Registration | EPC: The Beauty of Uncertainty in the Age of AI

Emerging Practices: Design Research and Education Conference 2019

Theme: The Beauty of Uncertainty in the Age of AI

Time: Oct 14th, 2019, 9:00-17:30

Location: Dock(No.468 Yangshupu Rd.)

Language: English (simultaneous interpretation)

Theme of the Emerging Practices Conference 2019

Humanity has arrived at a turning point: what we know of robots, virtual reality, synthetic biology, and other exponential technologies no longer comes from science fiction or scientific prediction. Quantum computing and Artificial Intelligence (AI) in particular are coming of age. As their usefulness grows, so does their promise to improve the ways we live, work, and play. Yet eventhough AI lifts the burden of time-consuming routine tasks, and so enables smarter, more convenient living and more powerful ways of working, it also pushes the limits of our understanding of what intelligence-human and artificial-really means.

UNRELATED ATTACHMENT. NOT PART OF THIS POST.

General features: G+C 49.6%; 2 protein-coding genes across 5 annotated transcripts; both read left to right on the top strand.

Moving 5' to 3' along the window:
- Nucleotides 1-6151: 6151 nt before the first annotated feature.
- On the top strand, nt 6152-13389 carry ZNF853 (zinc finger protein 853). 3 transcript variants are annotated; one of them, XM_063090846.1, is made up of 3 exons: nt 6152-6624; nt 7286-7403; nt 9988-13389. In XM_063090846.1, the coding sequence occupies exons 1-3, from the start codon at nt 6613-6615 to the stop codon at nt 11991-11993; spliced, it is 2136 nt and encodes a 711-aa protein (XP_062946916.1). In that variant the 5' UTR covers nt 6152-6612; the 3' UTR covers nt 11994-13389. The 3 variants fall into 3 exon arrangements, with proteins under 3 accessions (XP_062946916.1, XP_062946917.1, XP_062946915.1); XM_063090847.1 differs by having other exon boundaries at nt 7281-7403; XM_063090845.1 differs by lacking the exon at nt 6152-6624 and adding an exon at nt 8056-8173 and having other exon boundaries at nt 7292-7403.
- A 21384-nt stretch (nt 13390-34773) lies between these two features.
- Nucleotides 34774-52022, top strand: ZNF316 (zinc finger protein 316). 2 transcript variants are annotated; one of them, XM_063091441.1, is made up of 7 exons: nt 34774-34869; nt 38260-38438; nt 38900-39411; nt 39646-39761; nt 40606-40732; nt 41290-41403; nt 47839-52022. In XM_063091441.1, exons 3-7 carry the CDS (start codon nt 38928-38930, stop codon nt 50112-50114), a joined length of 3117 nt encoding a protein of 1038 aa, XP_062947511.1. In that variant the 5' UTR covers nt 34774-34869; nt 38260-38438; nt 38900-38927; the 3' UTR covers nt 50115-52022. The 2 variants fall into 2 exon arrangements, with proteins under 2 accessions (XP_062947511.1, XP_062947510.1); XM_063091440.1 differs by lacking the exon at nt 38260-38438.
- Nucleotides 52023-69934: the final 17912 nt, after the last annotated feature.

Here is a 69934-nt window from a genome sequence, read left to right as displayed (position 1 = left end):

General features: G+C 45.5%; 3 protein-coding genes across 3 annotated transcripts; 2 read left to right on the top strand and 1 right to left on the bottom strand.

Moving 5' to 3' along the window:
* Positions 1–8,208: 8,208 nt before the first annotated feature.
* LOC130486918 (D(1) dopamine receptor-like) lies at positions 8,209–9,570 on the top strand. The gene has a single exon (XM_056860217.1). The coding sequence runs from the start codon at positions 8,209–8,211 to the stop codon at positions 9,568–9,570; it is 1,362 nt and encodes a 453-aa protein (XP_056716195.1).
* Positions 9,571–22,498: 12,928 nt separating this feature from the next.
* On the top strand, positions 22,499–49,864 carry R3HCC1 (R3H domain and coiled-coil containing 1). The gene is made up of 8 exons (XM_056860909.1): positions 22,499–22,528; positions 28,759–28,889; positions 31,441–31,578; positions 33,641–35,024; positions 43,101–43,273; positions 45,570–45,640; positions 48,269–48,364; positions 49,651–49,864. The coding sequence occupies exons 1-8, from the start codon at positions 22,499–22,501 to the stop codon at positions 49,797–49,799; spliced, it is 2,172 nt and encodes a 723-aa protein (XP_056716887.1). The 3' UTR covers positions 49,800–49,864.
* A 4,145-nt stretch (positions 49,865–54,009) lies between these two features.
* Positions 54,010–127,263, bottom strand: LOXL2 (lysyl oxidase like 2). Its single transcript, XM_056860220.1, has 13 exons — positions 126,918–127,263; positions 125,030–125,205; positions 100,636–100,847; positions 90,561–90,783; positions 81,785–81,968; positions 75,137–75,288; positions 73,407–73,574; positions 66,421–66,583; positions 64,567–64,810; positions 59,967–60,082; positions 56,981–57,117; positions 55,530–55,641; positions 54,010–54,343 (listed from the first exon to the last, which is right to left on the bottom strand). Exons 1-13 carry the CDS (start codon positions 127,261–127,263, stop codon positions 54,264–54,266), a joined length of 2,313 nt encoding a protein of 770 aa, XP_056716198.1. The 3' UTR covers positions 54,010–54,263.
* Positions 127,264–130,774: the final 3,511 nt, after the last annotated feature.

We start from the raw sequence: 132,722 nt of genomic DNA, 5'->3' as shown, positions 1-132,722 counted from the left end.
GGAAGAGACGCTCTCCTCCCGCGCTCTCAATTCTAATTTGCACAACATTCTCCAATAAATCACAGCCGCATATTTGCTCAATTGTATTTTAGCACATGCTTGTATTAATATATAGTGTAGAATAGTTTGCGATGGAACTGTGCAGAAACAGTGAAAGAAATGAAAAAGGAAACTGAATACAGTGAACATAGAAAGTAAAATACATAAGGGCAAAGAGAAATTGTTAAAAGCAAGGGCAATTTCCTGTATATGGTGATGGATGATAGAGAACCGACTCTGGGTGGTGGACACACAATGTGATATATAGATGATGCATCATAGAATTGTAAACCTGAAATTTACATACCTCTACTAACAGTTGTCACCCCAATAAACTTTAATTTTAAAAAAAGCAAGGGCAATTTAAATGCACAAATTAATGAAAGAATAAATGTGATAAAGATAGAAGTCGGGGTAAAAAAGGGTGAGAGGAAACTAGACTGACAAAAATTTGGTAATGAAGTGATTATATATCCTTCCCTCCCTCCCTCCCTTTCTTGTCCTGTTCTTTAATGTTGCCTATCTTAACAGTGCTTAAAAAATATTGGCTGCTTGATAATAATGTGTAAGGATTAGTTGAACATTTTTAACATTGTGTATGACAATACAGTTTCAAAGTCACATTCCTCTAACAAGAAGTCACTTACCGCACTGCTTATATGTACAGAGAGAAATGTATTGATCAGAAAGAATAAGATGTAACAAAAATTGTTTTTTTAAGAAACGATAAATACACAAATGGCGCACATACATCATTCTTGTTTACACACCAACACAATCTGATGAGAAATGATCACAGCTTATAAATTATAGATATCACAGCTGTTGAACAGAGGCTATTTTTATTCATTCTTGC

Even with the hurrah that announced the age of AI still echoing around the world, it is still hard to ignore the threats to humanity it poses-deskilling, human replacement, and overweening ethical transgression, to name a few. The future emerging out of unpredictable interactions among humans, nature, the tangible artificial world, and the cyber world is infused with uncertainty.